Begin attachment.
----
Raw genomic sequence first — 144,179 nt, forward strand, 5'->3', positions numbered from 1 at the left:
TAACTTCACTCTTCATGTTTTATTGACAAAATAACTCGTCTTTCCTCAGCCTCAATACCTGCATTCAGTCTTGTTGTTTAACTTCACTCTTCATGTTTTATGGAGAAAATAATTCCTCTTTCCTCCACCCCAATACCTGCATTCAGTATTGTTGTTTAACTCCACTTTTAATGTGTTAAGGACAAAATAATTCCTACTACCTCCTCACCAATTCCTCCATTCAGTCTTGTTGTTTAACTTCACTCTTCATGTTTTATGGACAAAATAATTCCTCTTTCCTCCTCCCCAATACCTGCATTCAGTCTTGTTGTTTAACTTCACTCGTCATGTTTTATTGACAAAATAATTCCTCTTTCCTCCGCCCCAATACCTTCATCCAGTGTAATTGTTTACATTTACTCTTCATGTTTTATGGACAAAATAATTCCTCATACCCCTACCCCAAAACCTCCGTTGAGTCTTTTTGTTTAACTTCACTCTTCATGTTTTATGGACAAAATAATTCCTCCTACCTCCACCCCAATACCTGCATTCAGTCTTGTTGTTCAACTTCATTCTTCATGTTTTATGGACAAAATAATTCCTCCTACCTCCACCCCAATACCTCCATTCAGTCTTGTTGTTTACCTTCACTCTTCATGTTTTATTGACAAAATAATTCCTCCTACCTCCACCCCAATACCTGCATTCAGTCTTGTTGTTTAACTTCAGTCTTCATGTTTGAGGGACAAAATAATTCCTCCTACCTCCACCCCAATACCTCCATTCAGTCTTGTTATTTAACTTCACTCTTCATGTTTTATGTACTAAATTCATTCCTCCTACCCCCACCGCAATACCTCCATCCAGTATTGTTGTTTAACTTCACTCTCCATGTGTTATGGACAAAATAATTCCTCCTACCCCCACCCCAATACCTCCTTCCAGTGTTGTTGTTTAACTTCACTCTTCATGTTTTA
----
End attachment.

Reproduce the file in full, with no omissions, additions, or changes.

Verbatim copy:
Raw genomic sequence first — 144,179 nt, forward strand, 5'->3', positions numbered from 1 at the left:
TAACTTCACTCTTCATGTTTTATTGACAAAATAACTCGTCTTTCCTCAGCCTCAATACCTGCATTCAGTCTTGTTGTTTAACTTCACTCTTCATGTTTTATGGAGAAAATAATTCCTCTTTCCTCCACCCCAATACCTGCATTCAGTATTGTTGTTTAACTCCACTTTTAATGTGTTAAGGACAAAATAATTCCTACTACCTCCTCACCAATTCCTCCATTCAGTCTTGTTGTTTAACTTCACTCTTCATGTTTTATGGACAAAATAATTCCTCTTTCCTCCTCCCCAATACCTGCATTCAGTCTTGTTGTTTAACTTCACTCGTCATGTTTTATTGACAAAATAATTCCTCTTTCCTCCGCCCCAATACCTTCATCCAGTGTAATTGTTTACATTTACTCTTCATGTTTTATGGACAAAATAATTCCTCATACCCCTACCCCAAAACCTCCGTTGAGTCTTTTTGTTTAACTTCACTCTTCATGTTTTATGGACAAAATAATTCCTCCTACCTCCACCCCAATACCTGCATTCAGTCTTGTTGTTCAACTTCATTCTTCATGTTTTATGGACAAAATAATTCCTCCTACCTCCACCCCAATACCTCCATTCAGTCTTGTTGTTTACCTTCACTCTTCATGTTTTATTGACAAAATAATTCCTCCTACCTCCACCCCAATACCTGCATTCAGTCTTGTTGTTTAACTTCAGTCTTCATGTTTGAGGGACAAAATAATTCCTCCTACCTCCACCCCAATACCTCCATTCAGTCTTGTTATTTAACTTCACTCTTCATGTTTTATGTACTAAATTCATTCCTCCTACCCCCACCGCAATACCTCCATCCAGTATTGTTGTTTAACTTCACTCTCCATGTGTTATGGACAAAATAATTCCTCCTACCCCCACCCCAATACCTCCTTCCAGTGTTGTTGTTTAACTTCACTCTTCATGTTTTA